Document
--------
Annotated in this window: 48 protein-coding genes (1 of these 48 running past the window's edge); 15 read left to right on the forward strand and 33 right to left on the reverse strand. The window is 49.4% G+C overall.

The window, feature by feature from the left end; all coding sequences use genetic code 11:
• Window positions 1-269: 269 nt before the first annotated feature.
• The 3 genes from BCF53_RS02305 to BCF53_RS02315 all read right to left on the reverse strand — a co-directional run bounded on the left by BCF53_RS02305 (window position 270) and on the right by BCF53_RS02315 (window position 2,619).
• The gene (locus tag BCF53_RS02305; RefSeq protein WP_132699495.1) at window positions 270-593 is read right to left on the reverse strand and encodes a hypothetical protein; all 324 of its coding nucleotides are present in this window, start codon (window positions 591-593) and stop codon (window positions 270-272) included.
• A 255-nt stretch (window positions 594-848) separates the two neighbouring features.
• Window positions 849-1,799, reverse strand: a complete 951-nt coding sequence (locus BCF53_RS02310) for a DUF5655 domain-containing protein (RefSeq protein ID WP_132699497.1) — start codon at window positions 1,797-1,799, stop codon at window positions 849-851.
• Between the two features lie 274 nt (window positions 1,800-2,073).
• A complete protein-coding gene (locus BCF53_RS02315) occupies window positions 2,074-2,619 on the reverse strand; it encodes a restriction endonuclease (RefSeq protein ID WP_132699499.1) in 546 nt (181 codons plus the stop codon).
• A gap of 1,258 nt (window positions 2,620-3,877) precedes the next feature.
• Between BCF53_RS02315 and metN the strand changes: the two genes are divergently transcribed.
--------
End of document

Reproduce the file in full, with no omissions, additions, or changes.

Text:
Annotated in this window: 48 protein-coding genes (1 of these 48 running past the window's edge); 15 read left to right on the forward strand and 33 right to left on the reverse strand. The window is 49.4% G+C overall.

The window, feature by feature from the left end; all coding sequences use genetic code 11:
• Window positions 1-269: 269 nt before the first annotated feature.
• The 3 genes from BCF53_RS02305 to BCF53_RS02315 all read right to left on the reverse strand — a co-directional run bounded on the left by BCF53_RS02305 (window position 270) and on the right by BCF53_RS02315 (window position 2,619).
• The gene (locus tag BCF53_RS02305; RefSeq protein WP_132699495.1) at window positions 270-593 is read right to left on the reverse strand and encodes a hypothetical protein; all 324 of its coding nucleotides are present in this window, start codon (window positions 591-593) and stop codon (window positions 270-272) included.
• A 255-nt stretch (window positions 594-848) separates the two neighbouring features.
• Window positions 849-1,799, reverse strand: a complete 951-nt coding sequence (locus BCF53_RS02310) for a DUF5655 domain-containing protein (RefSeq protein ID WP_132699497.1) — start codon at window positions 1,797-1,799, stop codon at window positions 849-851.
• Between the two features lie 274 nt (window positions 1,800-2,073).
• A complete protein-coding gene (locus BCF53_RS02315) occupies window positions 2,074-2,619 on the reverse strand; it encodes a restriction endonuclease (RefSeq protein ID WP_132699499.1) in 546 nt (181 codons plus the stop codon).
• A gap of 1,258 nt (window positions 2,620-3,877) precedes the next feature.
• Between BCF53_RS02315 and metN the strand changes: the two genes are divergently transcribed.